Urothelial carcinoma of the bladder

Case contribution: Dr. Radhiana Hassan


  • A 64 years old man
  • Underlying DM and gouty arthritis not on proper treatment or medication
  • Presented with hematuria for one month
  • Worsening past 3 days
  • Associated with blood clots and mucus
  • Denies passing sandy urine or pus
  • Associated with occasional fever
KUB radiograph shows no significant finding. No calculus seen.
Ultrasound images of urinary bladder

Ultrasound findings:

  • There is no lesion in both kidneys. No hydronephrosis bilaterally (images not shown).
  • Urinary bladder shows a papillary soft tissue mass measuring 4.1 x 3.3 cm size, arising from its right wall and projecting within urinary bladder cavity.
  • Prostate is not enlarged with no focal lesion within.
  • No ascites.
CT scan pelvis in delayed phase axial plane soft tissue post contrast.
CT scan in coronal plane soft tissue window post contrast

CT scan findings:

  • There is a lobulated fungating and enhancing soft tissue mass projecting into the lumen of the urinary bladder. It is seen arising from the lateral part of right urinary bladder wall extending to the right vesicoureteric junction (yellow arrows).
  • The maximal thickness is measuring about 2.3cm.
  • Associated bladder wall thickening is seen adjacent to the mass, which extend to the bladder neck.
  • The mass is however not causing obstruction to the right ureteric orifice (red arrows). The left ureter is also normal (blue arrows).
  • Prostate gland is normal in size, measures about 3.2 AP x 3.1 W x 3.5cm CC.
  • Clear demarcation is seen in between the bladder mass and seminal vesicle, prostate as well as adjacent bowel loops.
  • No significant pelvic or para-aortic nodes enlargement seen.

HPE findings:

  • Macroscopy: specimen labelled as bladder tumour and tumour bed.
  • Microscopy: sections show fragments of malignant urothelial tumour arranged as fused papillary configuration infiltrating the stroma. The polarity of the urothelium is loss. The individual tumour cells are pleomorphic, having vesicular nuclei and exhibit prominent nucleoli. The cytoplasm is abundant and dense in areas. The mitosis is brisk including the abnormal mitotic figure. Area of necrosis is present. Muscular invasion seen.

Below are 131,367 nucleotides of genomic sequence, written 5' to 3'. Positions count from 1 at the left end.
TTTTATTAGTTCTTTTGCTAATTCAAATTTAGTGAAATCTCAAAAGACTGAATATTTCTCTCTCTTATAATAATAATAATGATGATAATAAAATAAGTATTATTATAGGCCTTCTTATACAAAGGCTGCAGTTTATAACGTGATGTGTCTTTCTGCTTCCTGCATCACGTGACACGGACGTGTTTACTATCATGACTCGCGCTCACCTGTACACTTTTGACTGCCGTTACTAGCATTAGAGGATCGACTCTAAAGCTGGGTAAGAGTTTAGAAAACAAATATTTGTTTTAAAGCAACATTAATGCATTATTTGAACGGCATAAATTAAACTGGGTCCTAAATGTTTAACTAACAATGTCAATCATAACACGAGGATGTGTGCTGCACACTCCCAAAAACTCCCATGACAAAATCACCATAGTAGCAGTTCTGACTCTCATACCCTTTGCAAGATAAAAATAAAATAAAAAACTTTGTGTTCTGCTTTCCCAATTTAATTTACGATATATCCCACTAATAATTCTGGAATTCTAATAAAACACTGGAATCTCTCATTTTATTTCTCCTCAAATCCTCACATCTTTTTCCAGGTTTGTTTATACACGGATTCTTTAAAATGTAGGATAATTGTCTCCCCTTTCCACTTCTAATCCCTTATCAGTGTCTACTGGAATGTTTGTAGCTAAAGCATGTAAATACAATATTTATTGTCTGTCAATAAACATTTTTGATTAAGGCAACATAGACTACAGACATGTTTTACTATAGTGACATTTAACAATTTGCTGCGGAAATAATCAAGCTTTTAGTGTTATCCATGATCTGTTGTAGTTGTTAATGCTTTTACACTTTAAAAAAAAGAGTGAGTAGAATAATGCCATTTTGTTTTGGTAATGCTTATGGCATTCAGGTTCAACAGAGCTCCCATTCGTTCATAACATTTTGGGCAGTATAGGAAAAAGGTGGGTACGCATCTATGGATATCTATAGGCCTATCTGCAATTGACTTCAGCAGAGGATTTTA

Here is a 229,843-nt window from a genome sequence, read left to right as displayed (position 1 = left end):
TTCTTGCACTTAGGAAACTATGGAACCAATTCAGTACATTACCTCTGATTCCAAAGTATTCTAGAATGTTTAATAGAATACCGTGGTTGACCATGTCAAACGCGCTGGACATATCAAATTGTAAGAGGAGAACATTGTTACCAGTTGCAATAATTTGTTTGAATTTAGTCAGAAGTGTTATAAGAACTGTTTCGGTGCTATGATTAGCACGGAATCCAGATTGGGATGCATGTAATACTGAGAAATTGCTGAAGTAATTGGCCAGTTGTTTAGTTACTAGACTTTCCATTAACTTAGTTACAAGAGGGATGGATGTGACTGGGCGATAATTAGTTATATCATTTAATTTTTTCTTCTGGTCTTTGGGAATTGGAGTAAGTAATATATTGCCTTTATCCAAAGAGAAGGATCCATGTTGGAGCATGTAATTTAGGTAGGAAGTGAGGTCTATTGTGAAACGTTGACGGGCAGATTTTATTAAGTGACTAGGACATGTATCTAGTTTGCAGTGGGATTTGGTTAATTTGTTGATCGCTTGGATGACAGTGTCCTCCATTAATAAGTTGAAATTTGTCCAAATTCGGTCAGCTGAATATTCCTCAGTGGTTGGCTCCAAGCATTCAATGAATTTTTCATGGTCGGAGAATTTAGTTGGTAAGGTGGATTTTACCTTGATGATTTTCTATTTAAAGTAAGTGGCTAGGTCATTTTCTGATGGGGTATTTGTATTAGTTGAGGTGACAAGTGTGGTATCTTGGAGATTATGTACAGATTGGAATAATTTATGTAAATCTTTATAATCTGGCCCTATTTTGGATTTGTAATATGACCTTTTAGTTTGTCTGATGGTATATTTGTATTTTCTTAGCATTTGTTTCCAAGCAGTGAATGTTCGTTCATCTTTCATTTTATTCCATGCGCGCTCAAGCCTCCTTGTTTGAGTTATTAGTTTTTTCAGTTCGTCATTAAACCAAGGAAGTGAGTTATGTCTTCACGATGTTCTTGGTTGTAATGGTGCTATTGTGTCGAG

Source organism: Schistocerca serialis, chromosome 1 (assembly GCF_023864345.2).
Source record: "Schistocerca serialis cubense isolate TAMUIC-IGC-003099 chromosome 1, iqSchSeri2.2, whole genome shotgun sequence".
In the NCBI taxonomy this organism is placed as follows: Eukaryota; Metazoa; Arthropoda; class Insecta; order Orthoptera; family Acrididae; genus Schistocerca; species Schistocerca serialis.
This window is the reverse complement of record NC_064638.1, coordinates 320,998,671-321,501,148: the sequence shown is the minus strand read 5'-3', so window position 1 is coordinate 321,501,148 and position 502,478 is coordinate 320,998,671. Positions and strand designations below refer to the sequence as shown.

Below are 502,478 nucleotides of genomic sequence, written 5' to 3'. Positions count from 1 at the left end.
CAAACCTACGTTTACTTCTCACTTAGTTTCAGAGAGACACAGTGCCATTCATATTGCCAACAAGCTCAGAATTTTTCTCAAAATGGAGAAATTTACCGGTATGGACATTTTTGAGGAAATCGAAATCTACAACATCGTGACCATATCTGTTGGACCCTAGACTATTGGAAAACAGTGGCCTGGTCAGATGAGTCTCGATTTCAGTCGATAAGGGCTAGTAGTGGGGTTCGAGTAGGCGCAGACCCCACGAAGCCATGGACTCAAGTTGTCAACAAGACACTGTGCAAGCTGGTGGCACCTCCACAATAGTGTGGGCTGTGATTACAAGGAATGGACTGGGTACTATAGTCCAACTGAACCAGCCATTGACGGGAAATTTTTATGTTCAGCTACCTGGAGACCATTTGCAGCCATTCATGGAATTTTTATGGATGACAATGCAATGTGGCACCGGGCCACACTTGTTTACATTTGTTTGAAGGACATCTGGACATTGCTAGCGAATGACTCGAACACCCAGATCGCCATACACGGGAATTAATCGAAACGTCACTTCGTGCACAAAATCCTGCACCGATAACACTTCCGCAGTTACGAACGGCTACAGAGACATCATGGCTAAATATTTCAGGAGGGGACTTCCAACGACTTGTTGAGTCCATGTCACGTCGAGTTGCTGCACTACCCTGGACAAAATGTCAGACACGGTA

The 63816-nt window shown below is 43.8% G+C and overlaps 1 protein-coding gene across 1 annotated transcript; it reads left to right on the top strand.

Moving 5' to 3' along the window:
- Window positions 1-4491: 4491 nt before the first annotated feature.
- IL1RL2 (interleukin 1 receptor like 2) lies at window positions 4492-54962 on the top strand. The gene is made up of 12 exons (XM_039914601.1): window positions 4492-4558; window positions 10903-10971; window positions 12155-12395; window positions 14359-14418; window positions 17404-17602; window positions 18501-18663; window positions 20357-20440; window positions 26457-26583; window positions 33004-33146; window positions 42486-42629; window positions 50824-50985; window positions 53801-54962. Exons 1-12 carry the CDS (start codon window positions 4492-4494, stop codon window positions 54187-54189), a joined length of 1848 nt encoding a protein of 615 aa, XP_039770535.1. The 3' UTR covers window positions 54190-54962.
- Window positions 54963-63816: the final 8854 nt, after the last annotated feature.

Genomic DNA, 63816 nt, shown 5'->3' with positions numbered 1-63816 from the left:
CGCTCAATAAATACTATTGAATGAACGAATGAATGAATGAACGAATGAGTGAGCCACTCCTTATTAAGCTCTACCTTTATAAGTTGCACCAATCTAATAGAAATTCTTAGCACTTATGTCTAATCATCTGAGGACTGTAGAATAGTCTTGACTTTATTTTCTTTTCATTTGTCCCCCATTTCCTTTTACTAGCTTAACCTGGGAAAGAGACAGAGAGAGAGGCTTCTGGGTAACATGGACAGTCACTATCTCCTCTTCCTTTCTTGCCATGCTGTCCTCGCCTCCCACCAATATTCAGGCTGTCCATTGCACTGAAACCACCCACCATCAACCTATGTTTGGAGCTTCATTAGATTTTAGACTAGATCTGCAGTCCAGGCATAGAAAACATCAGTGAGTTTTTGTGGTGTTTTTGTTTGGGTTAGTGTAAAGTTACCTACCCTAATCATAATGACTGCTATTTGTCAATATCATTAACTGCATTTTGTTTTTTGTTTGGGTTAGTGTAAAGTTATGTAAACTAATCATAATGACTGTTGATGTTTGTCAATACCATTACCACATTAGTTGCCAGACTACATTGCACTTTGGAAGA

• Impression: Infiltrating urothelial carcinoma, high grade with muscular invasion seen

Diagnosis: Urothelial carcinoma of the bladder


  • Urinary bladder cancer ranked as the fourth most common malignancy.
  • Bladder cancer typically occurs in men aged 50–70 years and is related to smoking or occupational exposure to carcinogens.
  • The most common subtype is urothelial carcinoma which accounts for 90% of cases. Squamous cell carcinoma accounts for 2%–15%, adenocarcinoma represents less than 2%. Mesenchymal tumors represent the remaining 5% of bladder tumors, with the most common types being rhabdomyosarcoma, typically seen in children, and leiomyosarcoma, a disease of adults. Rarer mesenchymal tumors include paraganglioma, lymphoma, leiomyoma, and solitary fibrous tumor. Small cell carcinoma is a rare type of bladder tumour.
  • Urothelial cell carcinoma is also known as transitional cell carcinoma is the most common urinary tract cancer.
  • On CT scan it appear as either focal regions of thickening of the bladder wall, or as masses protruding into the bladder lumen, or in advanced cases, extending into adjacent tissues. The masses are of soft-tissue attenuation and may be encrusted with small calcifications.
  • Most urothelial tumours are located at bladder base (80%).
  • About 60% of tumours are single and measures less than 2.5 cm at time of diagnosis.
  • Urothelial carcinoma has a propensity to be multicentric with synchronous and metachronous bladder and upper tract tumors. Multicentric bladder tumors occur in up to 30%–40% of cases. Upper tract tumors occur in 2.6%–4.5% of bladder tumor cases and are seen most frequently when multiple bladder lesions are present.

Progress of patient:

  • Patient was referred to oncoligist, defaulted follow up and refused further treatment
  • Diagnosed NSTEMI while admitted but not started on ACS treatment due to persistent hematuria and anemia
  • Patient died 3 months after diagnosis due to major cardiac event secondary to massive hematuria


  • Neoplasms of the urinary bladde: Radiologic-Pathologic correlation. RadioGraphic 2006 at https://doi.org/10.1148/rg.262055172
  • Transitional cell carcinoma (urinary bladder) at https://radiopaedia.org/articles/transitional-cell-carcinoma-urinary-bladder
Author: radhianahassan